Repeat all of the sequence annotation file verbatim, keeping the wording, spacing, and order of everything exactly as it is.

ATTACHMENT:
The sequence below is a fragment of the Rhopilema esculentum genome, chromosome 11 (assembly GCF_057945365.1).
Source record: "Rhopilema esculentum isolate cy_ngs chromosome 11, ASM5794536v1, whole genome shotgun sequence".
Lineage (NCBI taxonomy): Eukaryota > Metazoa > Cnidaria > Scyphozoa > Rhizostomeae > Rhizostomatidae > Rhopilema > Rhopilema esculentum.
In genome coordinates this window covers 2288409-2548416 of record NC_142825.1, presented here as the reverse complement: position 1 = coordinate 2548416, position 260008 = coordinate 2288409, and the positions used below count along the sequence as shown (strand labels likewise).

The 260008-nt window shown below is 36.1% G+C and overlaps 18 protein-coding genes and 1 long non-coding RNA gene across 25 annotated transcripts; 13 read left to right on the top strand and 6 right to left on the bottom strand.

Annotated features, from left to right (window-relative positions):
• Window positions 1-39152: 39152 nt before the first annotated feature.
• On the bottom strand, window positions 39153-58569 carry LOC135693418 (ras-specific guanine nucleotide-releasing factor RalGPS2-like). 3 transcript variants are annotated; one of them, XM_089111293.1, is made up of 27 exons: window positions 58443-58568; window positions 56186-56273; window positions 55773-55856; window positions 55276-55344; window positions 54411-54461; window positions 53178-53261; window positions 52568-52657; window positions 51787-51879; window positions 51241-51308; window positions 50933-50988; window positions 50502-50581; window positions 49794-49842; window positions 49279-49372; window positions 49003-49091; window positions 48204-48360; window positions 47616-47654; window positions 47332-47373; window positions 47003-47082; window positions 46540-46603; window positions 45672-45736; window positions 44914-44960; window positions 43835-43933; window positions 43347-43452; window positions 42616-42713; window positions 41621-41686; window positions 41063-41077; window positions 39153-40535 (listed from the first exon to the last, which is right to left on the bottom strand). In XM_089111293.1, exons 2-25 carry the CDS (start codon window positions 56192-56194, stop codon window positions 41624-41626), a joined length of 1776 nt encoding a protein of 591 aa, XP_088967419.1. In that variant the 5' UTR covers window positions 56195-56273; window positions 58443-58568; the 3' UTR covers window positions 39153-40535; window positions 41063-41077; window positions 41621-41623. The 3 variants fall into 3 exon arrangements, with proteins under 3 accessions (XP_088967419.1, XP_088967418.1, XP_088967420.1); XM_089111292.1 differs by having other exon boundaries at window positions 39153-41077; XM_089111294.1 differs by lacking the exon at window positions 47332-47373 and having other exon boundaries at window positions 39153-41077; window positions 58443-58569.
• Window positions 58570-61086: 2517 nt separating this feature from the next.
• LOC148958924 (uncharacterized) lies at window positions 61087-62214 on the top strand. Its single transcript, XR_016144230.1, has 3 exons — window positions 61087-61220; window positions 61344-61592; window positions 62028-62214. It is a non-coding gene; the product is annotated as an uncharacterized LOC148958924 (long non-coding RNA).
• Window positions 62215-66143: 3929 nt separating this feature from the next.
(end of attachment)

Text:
The sequence below is a fragment of the Rhopilema esculentum genome, chromosome 11 (assembly GCF_057945365.1).
Source record: "Rhopilema esculentum isolate cy_ngs chromosome 11, ASM5794536v1, whole genome shotgun sequence".
Lineage (NCBI taxonomy): Eukaryota > Metazoa > Cnidaria > Scyphozoa > Rhizostomeae > Rhizostomatidae > Rhopilema > Rhopilema esculentum.
In genome coordinates this window covers 2288409-2548416 of record NC_142825.1, presented here as the reverse complement: position 1 = coordinate 2548416, position 260008 = coordinate 2288409, and the positions used below count along the sequence as shown (strand labels likewise).

The 260008-nt window shown below is 36.1% G+C and overlaps 18 protein-coding genes and 1 long non-coding RNA gene across 25 annotated transcripts; 13 read left to right on the top strand and 6 right to left on the bottom strand.

Annotated features, from left to right (window-relative positions):
• Window positions 1-39152: 39152 nt before the first annotated feature.
• On the bottom strand, window positions 39153-58569 carry LOC135693418 (ras-specific guanine nucleotide-releasing factor RalGPS2-like). 3 transcript variants are annotated; one of them, XM_089111293.1, is made up of 27 exons: window positions 58443-58568; window positions 56186-56273; window positions 55773-55856; window positions 55276-55344; window positions 54411-54461; window positions 53178-53261; window positions 52568-52657; window positions 51787-51879; window positions 51241-51308; window positions 50933-50988; window positions 50502-50581; window positions 49794-49842; window positions 49279-49372; window positions 49003-49091; window positions 48204-48360; window positions 47616-47654; window positions 47332-47373; window positions 47003-47082; window positions 46540-46603; window positions 45672-45736; window positions 44914-44960; window positions 43835-43933; window positions 43347-43452; window positions 42616-42713; window positions 41621-41686; window positions 41063-41077; window positions 39153-40535 (listed from the first exon to the last, which is right to left on the bottom strand). In XM_089111293.1, exons 2-25 carry the CDS (start codon window positions 56192-56194, stop codon window positions 41624-41626), a joined length of 1776 nt encoding a protein of 591 aa, XP_088967419.1. In that variant the 5' UTR covers window positions 56195-56273; window positions 58443-58568; the 3' UTR covers window positions 39153-40535; window positions 41063-41077; window positions 41621-41623. The 3 variants fall into 3 exon arrangements, with proteins under 3 accessions (XP_088967419.1, XP_088967418.1, XP_088967420.1); XM_089111292.1 differs by having other exon boundaries at window positions 39153-41077; XM_089111294.1 differs by lacking the exon at window positions 47332-47373 and having other exon boundaries at window positions 39153-41077; window positions 58443-58569.
• Window positions 58570-61086: 2517 nt separating this feature from the next.
• LOC148958924 (uncharacterized) lies at window positions 61087-62214 on the top strand. Its single transcript, XR_016144230.1, has 3 exons — window positions 61087-61220; window positions 61344-61592; window positions 62028-62214. It is a non-coding gene; the product is annotated as an uncharacterized LOC148958924 (long non-coding RNA).
• Window positions 62215-66143: 3929 nt separating this feature from the next.